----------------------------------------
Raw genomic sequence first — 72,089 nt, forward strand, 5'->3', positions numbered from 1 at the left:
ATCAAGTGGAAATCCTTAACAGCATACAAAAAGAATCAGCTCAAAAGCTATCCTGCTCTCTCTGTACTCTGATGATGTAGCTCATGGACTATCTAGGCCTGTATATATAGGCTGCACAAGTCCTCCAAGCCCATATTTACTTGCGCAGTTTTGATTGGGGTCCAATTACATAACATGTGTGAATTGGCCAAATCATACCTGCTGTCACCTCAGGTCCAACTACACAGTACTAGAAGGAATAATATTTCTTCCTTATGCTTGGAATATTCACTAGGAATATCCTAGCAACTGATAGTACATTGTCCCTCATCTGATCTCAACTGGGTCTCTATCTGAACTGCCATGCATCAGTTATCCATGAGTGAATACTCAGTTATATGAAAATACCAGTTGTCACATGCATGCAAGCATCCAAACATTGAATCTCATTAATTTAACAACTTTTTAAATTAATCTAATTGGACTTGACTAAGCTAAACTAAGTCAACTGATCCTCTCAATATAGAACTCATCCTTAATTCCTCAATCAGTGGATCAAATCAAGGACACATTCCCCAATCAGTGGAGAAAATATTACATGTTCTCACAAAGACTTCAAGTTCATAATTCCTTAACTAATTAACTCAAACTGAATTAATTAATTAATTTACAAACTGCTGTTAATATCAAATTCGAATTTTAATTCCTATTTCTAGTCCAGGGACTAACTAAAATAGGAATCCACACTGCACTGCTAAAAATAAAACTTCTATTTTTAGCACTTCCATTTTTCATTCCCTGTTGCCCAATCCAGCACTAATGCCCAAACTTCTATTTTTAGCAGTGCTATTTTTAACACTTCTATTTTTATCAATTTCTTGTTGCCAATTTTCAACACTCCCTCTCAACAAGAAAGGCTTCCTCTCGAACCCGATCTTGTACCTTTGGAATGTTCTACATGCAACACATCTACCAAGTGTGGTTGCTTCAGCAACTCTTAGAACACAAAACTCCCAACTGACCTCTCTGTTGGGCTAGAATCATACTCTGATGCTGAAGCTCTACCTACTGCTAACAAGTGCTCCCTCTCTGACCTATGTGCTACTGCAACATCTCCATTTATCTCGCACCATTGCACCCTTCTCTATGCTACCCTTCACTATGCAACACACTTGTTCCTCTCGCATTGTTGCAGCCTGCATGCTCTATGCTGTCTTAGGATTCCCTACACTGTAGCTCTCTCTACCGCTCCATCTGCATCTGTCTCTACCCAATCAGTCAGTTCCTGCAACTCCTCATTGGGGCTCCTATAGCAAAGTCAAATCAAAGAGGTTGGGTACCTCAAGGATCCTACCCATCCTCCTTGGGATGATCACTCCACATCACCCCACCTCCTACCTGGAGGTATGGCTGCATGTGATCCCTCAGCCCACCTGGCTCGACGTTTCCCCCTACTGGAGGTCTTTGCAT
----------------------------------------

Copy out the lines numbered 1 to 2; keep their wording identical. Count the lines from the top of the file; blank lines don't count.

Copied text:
Raw genomic sequence first — 72,089 nt, forward strand, 5'->3', positions numbered from 1 at the left:
ATCAAGTGGAAATCCTTAACAGCATACAAAAAGAATCAGCTCAAAAGCTATCCTGCTCTCTCTGTACTCTGATGATGTAGCTCATGGACTATCTAGGCCTGTATATATAGGCTGCACAAGTCCTCCAAGCCCATATTTACTTGCGCAGTTTTGATTGGGGTCCAATTACATAACATGTGTGAATTGGCCAAATCATACCTGCTGTCACCTCAGGTCCAACTACACAGTACTAGAAGGAATAATATTTCTTCCTTATGCTTGGAATATTCACTAGGAATATCCTAGCAACTGATAGTACATTGTCCCTCATCTGATCTCAACTGGGTCTCTATCTGAACTGCCATGCATCAGTTATCCATGAGTGAATACTCAGTTATATGAAAATACCAGTTGTCACATGCATGCAAGCATCCAAACATTGAATCTCATTAATTTAACAACTTTTTAAATTAATCTAATTGGACTTGACTAAGCTAAACTAAGTCAACTGATCCTCTCAATATAGAACTCATCCTTAATTCCTCAATCAGTGGATCAAATCAAGGACACATTCCCCAATCAGTGGAGAAAATATTACATGTTCTCACAAAGACTTCAAGTTCATAATTCCTTAACTAATTAACTCAAACTGAATTAATTAATTAATTTACAAACTGCTGTTAATATCAAATTCGAATTTTAATTCCTATTTCTAGTCCAGGGACTAACTAAAATAGGAATCCACACTGCACTGCTAAAAATAAAACTTCTATTTTTAGCACTTCCATTTTTCATTCCCTGTTGCCCAATCCAGCACTAATGCCCAAACTTCTATTTTTAGCAGTGCTATTTTTAACACTTCTATTTTTATCAATTTCTTGTTGCCAATTTTCAACACTCCCTCTCAACAAGAAAGGCTTCCTCTCGAACCCGATCTTGTACCTTTGGAATGTTCTACATGCAACACATCTACCAAGTGTGGTTGCTTCAGCAACTCTTAGAACACAAAACTCCCAACTGACCTCTCTGTTGGGCTAGAATCATACTCTGATGCTGAAGCTCTACCTACTGCTAACAAGTGCTCCCTCTCTGACCTATGTGCTACTGCAACATCTCCATTTATCTCGCACCATTGCACCCTTCTCTATGCTACCCTTCACTATGCAACACACTTGTTCCTCTCGCATTGTTGCAGCCTGCATGCTCTATGCTGTCTTAGGATTCCCTACACTGTAGCTCTCTCTACCGCTCCATCTGCATCTGTCTCTACCCAATCAGTCAGTTCCTGCAACTCCTCATTGGGGCTCCTATAGCAAAGTCAAATCAAAGAGGTTGGGTACCTCAAGGATCCTACCCATCCTCCTTGGGATGATCACTCCACATCACCCCACCTCCTACCTGGAGGTATGGCTGCATGTGATCCCTCAGCCCACCTGGCTCGACGTTTCCCCCTACTGGAGGTCTTTGCAT